October 2, 2019
On July 18, 2012, exactly 18 years after Hezbollah attacked the AMIA Jewish Community Center in Buenos Aires, a bus carrying Israeli tourists in the Black Sea coastal town of Burgas, Bulgaria was targeted by the terrorist group.
A bomb, detonated remotely, killed five Israelis and the Bulgarian bus driver and wounded 32 others. Investigators soon discovered that Hezbollah had chosen Burgas because of its popularity with Israeli tourists and lax security.
Pointing to the deadly attack on European soil, AJC urged the European Union to take action against the Iranian-sponsored group and declare all of it a terrorist organization. But in the end, the EU only designated Hezbollah’s military branch, legitimizing its so-called “political” faction and potentially doing more damage than countries that have done nothing at all.
Now AJC is urging the EU to finish the job and designate Hezbollah a global terror organization in its entirety.
“How can Europe pretend that Hezbollah is something other than what it actually is and continue this charade of bifurcating one indivisible, anti-Israel, anti-Zionist and antisemitic organization currently operating on their soil?” said AJC CEO David Harris.
During the United Nations General Assembly last week, AJC leaders met face-to-face with heads of state and senior government officials. The push also includes advertising and academic heft. Full-page ads ran in The New York Times and other international newspapers. Videos and materials have been circulated on social media. And TV spots ran on New York cable news during the UN General Assembly.
In addition, AJC and the Institute for Counter-Terrorism (ICT) have produced a fact-based report titled Setting the Record Straight on Hezbollah. One by one it refutes claims made by governments against designating Hezbollah in its entirety and demonstrates how full designation strengthens Lebanon, protects the West, and promotes stability across the Middle East.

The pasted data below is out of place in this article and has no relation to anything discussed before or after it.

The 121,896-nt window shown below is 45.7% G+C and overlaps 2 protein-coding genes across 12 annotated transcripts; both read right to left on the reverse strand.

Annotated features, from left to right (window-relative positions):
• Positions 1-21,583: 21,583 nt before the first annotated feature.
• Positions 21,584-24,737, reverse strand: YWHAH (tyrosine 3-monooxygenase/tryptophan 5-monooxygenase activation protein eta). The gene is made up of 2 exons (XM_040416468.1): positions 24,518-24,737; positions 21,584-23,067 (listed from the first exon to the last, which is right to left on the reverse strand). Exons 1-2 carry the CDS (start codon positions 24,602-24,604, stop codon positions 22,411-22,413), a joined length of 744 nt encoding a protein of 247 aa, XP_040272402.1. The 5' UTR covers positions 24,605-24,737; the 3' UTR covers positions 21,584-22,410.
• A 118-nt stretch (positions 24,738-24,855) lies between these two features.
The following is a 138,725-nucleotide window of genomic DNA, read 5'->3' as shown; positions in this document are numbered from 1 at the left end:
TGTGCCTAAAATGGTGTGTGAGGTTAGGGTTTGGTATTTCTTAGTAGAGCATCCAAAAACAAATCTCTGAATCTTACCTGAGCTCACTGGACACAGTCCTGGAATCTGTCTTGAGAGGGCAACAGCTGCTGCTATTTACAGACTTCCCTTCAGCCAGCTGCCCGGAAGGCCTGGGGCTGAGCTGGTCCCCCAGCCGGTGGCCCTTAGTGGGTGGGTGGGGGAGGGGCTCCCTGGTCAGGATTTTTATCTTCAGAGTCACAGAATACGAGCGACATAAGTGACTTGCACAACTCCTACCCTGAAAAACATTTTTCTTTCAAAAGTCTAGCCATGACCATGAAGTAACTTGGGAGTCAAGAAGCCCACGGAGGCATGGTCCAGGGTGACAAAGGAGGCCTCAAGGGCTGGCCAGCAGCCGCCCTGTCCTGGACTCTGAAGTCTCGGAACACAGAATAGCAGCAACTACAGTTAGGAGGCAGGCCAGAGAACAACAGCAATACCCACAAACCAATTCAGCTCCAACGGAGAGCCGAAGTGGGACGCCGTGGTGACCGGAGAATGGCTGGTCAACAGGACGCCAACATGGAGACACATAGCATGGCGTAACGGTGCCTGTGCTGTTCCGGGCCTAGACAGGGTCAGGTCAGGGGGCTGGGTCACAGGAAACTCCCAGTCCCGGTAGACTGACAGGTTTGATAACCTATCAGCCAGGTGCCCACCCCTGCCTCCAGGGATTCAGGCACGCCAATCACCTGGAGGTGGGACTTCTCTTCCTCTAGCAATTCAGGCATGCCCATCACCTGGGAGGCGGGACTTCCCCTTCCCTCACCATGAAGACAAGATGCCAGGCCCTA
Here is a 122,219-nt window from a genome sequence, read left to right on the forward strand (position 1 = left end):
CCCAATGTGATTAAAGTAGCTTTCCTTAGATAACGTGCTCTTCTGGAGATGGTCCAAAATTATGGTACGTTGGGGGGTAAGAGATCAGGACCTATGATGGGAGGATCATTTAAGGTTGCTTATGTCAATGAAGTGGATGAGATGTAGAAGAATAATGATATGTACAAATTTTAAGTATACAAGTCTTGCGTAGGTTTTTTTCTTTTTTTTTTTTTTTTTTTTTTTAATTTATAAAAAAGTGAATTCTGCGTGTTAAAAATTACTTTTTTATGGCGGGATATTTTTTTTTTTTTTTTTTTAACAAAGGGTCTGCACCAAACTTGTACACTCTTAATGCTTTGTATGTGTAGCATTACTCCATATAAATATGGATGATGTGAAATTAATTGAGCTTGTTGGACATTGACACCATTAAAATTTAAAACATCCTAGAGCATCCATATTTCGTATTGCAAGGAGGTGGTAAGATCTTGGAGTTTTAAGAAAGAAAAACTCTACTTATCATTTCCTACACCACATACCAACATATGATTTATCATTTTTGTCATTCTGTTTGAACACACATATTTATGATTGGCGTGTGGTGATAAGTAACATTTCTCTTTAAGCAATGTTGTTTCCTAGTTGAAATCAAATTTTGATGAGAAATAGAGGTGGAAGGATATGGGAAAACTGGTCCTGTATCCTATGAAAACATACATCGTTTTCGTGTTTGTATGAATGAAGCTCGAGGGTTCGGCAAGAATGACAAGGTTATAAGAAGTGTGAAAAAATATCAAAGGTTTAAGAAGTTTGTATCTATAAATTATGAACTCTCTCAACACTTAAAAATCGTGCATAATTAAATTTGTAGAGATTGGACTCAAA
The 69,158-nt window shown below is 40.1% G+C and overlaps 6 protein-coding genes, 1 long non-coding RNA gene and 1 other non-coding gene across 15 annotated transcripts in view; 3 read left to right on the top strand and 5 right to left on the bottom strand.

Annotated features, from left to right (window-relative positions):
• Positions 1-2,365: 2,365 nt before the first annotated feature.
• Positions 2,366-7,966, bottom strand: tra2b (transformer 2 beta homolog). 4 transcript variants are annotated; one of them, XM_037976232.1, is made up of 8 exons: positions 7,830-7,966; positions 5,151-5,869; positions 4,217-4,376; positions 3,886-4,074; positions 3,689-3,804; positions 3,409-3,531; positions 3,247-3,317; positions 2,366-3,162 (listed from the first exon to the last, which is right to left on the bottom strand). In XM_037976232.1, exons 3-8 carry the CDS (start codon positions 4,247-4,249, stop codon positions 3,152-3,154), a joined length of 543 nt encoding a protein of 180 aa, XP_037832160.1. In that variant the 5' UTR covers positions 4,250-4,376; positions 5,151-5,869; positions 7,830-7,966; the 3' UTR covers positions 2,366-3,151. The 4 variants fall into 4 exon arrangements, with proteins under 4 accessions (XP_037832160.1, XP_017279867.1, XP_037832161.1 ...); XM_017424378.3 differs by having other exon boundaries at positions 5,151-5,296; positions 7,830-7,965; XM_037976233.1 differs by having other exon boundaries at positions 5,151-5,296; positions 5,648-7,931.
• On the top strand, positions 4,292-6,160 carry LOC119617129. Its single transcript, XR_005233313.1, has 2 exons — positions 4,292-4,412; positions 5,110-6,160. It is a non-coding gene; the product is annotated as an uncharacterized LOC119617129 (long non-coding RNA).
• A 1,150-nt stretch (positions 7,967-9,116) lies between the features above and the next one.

To be sure, reining in terrorists requires broad international cooperation beyond the European continent. And two European countries – the Netherlands and UK – have already banned Hezbollah. But a unanimous designation by all 28 EU nations would significantly curb Hezbollah’s fundraising abilities and weaken its developing infrastructure on the European continent that enables the group to carry out its attacks.
AJC believes the most logical country to lead the charge would be Germany, where more than 1,000 Hezbollah operatives are known to raise money and plot attacks. But while domestic leaders support such a measure, German diplomats object for fear of cutting off diplomatic relations with Lebanon, where Hezbollah’s so-called political party controls several government ministries.
“You could still talk to Hezbollah the whole day if you need to,” said Remko Leemhuis, director of AJC Berlin. “This is about the safety of Germany and this needs to be banned. If something happens, God forbid, and there are attacks against Jewish targets by Hezbollah, it’s on them. It would be better to act preemptively.”
Ten of the main claims in the ICT report, from Hezbollah’s record as one of the most destabilizing forces in Lebanon, to its transformation into a dangerous Hybrid terrorist organization and its role in spreading virulent antisemitism around the world, have been boiled down to individual fact sheets available in Spanish, French, and German.
The push, which started earlier this year, has already gained steam. On the anniversary of the AMIA attack, Argentina put measures in place to fully designate Hezbollah as a terrorist group and cripple its fundraising capability on Argentine soil. At AJC Global Forum 2019 in June, Luis Almagro, Secretary General of the Organization of American States, denounced Iran and Hezbollah. The U.S. also has imposed harder hitting sanctions.
“Hezbollah represents the complete and total violation of human dignity, Jewish human dignity,” Harris said. “This is a no-brainer.”